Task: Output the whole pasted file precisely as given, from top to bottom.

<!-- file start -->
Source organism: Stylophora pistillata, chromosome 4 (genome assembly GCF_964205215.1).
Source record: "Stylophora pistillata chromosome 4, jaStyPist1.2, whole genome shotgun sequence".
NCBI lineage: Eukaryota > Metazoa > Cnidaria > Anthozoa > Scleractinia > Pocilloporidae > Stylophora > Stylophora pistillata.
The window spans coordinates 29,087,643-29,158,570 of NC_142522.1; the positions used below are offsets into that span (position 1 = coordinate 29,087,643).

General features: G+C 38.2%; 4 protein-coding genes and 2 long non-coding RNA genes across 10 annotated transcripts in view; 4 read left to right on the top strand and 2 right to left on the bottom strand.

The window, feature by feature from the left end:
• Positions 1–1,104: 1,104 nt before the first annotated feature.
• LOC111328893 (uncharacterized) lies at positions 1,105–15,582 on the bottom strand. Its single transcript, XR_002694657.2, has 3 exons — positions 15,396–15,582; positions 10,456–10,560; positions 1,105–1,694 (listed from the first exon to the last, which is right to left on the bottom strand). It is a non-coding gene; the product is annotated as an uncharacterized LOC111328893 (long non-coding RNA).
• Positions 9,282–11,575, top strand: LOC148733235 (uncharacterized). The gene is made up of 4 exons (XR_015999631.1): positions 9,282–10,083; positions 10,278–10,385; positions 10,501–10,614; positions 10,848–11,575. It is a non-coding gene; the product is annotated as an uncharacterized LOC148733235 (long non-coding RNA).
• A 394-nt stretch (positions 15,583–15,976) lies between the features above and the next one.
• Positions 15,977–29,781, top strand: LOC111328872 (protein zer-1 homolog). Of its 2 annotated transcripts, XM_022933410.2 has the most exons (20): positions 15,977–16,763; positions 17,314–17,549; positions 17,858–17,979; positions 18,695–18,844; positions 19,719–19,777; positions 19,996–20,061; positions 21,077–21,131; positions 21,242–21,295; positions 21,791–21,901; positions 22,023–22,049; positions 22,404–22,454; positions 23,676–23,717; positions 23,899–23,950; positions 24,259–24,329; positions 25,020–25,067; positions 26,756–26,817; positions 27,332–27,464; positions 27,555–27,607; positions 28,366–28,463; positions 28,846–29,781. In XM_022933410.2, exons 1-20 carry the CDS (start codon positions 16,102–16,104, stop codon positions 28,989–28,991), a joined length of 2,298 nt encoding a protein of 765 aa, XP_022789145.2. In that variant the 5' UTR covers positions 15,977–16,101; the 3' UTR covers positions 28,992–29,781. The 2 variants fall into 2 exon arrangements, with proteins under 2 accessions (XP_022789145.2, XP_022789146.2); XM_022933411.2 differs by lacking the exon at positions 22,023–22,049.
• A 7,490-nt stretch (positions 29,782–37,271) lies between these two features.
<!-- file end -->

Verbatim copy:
Source organism: Stylophora pistillata, chromosome 4 (genome assembly GCF_964205215.1).
Source record: "Stylophora pistillata chromosome 4, jaStyPist1.2, whole genome shotgun sequence".
NCBI lineage: Eukaryota > Metazoa > Cnidaria > Anthozoa > Scleractinia > Pocilloporidae > Stylophora > Stylophora pistillata.
The window spans coordinates 29,087,643-29,158,570 of NC_142522.1; the positions used below are offsets into that span (position 1 = coordinate 29,087,643).

General features: G+C 38.2%; 4 protein-coding genes and 2 long non-coding RNA genes across 10 annotated transcripts in view; 4 read left to right on the top strand and 2 right to left on the bottom strand.

The window, feature by feature from the left end:
• Positions 1–1,104: 1,104 nt before the first annotated feature.
• LOC111328893 (uncharacterized) lies at positions 1,105–15,582 on the bottom strand. Its single transcript, XR_002694657.2, has 3 exons — positions 15,396–15,582; positions 10,456–10,560; positions 1,105–1,694 (listed from the first exon to the last, which is right to left on the bottom strand). It is a non-coding gene; the product is annotated as an uncharacterized LOC111328893 (long non-coding RNA).
• Positions 9,282–11,575, top strand: LOC148733235 (uncharacterized). The gene is made up of 4 exons (XR_015999631.1): positions 9,282–10,083; positions 10,278–10,385; positions 10,501–10,614; positions 10,848–11,575. It is a non-coding gene; the product is annotated as an uncharacterized LOC148733235 (long non-coding RNA).
• A 394-nt stretch (positions 15,583–15,976) lies between the features above and the next one.
• Positions 15,977–29,781, top strand: LOC111328872 (protein zer-1 homolog). Of its 2 annotated transcripts, XM_022933410.2 has the most exons (20): positions 15,977–16,763; positions 17,314–17,549; positions 17,858–17,979; positions 18,695–18,844; positions 19,719–19,777; positions 19,996–20,061; positions 21,077–21,131; positions 21,242–21,295; positions 21,791–21,901; positions 22,023–22,049; positions 22,404–22,454; positions 23,676–23,717; positions 23,899–23,950; positions 24,259–24,329; positions 25,020–25,067; positions 26,756–26,817; positions 27,332–27,464; positions 27,555–27,607; positions 28,366–28,463; positions 28,846–29,781. In XM_022933410.2, exons 1-20 carry the CDS (start codon positions 16,102–16,104, stop codon positions 28,989–28,991), a joined length of 2,298 nt encoding a protein of 765 aa, XP_022789145.2. In that variant the 5' UTR covers positions 15,977–16,101; the 3' UTR covers positions 28,992–29,781. The 2 variants fall into 2 exon arrangements, with proteins under 2 accessions (XP_022789145.2, XP_022789146.2); XM_022933411.2 differs by lacking the exon at positions 22,023–22,049.
• A 7,490-nt stretch (positions 29,782–37,271) lies between these two features.